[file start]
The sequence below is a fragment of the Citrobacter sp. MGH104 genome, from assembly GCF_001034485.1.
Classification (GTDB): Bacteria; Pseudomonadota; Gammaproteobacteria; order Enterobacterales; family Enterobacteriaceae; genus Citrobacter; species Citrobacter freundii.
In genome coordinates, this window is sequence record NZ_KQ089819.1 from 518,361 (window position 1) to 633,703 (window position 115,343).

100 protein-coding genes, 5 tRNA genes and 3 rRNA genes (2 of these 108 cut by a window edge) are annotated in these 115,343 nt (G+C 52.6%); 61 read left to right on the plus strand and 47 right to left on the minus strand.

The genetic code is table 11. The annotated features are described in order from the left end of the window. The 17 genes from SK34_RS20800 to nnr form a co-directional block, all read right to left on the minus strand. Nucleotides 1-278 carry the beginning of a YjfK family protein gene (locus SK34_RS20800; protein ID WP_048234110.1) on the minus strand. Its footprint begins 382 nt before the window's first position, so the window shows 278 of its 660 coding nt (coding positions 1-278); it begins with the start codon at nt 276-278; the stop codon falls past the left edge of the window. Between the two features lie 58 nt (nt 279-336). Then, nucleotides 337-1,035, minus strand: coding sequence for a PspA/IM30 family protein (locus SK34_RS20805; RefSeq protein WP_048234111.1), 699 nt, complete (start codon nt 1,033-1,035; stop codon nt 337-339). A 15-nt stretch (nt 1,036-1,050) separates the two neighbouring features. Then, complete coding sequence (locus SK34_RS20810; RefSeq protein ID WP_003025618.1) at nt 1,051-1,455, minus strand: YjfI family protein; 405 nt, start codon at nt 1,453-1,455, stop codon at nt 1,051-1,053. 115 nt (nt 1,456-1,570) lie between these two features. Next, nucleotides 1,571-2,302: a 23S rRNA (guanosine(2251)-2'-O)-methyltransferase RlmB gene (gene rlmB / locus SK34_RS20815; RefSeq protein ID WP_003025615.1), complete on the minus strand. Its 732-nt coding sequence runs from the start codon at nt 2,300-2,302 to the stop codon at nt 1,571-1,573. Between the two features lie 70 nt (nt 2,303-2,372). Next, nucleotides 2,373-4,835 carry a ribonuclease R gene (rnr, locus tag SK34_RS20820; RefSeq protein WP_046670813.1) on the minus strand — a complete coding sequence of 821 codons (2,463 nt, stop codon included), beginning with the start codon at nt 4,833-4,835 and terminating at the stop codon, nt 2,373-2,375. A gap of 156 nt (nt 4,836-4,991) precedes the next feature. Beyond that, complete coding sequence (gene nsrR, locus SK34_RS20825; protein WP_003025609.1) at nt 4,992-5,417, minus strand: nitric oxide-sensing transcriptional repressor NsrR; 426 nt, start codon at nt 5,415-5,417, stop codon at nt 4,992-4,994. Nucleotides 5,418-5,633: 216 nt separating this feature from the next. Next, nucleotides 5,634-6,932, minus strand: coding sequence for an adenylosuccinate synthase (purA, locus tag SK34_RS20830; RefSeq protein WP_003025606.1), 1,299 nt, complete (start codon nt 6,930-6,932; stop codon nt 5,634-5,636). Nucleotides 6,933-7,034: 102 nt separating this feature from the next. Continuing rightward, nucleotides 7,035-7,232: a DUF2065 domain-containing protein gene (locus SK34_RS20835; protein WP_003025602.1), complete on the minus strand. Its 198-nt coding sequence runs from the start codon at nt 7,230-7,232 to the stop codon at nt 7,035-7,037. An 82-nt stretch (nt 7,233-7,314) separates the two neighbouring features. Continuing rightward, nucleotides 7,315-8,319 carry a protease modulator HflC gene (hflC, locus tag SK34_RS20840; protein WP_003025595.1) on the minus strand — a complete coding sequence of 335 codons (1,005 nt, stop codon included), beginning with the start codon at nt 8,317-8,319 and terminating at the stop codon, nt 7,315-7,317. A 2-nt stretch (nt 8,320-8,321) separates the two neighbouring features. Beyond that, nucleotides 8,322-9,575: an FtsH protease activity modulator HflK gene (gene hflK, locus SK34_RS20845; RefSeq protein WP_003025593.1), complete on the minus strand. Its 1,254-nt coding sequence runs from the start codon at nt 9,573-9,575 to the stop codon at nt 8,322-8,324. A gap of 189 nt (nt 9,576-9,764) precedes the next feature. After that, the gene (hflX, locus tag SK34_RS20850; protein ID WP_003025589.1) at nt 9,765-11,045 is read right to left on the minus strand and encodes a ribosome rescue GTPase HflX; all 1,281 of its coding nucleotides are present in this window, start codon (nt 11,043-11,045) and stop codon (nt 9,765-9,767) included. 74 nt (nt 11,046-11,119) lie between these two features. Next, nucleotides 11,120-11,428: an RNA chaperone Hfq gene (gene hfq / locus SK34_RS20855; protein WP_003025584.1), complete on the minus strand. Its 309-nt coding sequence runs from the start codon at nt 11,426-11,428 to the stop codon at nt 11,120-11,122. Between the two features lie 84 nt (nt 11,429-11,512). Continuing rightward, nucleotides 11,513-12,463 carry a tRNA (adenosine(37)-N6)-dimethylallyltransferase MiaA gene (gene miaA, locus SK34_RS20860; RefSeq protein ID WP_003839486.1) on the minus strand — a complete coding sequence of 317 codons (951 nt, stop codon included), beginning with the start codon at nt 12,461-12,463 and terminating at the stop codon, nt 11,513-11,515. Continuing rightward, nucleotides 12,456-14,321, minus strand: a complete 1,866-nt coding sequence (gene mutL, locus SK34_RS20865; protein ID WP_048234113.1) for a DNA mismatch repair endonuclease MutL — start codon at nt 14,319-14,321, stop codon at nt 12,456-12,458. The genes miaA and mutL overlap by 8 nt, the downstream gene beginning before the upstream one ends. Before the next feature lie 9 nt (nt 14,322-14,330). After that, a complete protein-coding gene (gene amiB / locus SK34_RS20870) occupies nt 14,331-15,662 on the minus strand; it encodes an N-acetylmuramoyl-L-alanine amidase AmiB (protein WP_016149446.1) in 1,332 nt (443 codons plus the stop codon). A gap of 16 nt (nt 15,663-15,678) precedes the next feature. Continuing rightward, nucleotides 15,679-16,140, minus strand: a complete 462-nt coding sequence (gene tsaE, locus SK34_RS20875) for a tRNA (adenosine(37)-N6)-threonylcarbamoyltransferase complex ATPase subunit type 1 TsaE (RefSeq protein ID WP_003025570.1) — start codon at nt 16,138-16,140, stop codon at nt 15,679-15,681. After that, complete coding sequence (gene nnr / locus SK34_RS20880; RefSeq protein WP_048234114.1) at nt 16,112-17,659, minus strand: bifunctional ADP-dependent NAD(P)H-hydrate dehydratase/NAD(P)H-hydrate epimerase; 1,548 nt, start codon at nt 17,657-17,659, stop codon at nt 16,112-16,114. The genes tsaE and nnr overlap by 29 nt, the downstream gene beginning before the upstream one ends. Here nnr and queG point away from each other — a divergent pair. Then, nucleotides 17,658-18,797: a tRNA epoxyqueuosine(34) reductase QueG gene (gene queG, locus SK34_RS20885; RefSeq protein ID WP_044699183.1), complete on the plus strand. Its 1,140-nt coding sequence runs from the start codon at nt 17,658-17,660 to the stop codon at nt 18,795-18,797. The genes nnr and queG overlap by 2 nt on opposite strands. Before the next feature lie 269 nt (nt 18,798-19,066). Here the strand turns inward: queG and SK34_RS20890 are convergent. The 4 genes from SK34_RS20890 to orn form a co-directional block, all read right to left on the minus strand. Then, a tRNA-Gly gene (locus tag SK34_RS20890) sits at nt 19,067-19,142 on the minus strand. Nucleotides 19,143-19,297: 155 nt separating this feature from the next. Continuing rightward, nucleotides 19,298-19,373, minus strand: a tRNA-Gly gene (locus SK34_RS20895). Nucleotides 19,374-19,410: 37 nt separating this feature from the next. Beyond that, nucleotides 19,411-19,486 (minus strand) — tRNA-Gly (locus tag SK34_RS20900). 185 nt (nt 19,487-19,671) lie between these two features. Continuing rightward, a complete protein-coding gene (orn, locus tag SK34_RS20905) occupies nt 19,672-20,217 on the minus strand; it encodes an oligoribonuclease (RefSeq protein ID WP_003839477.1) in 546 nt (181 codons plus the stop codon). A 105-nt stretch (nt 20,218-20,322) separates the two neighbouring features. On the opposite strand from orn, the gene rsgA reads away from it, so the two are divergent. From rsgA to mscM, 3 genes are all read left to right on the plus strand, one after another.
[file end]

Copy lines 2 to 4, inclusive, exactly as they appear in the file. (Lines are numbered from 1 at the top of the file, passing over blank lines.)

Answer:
Classification (GTDB): Bacteria; Pseudomonadota; Gammaproteobacteria; order Enterobacterales; family Enterobacteriaceae; genus Citrobacter; species Citrobacter freundii.
In genome coordinates, this window is sequence record NZ_KQ089819.1 from 518,361 (window position 1) to 633,703 (window position 115,343).

100 protein-coding genes, 5 tRNA genes and 3 rRNA genes (2 of these 108 cut by a window edge) are annotated in these 115,343 nt (G+C 52.6%); 61 read left to right on the plus strand and 47 right to left on the minus strand.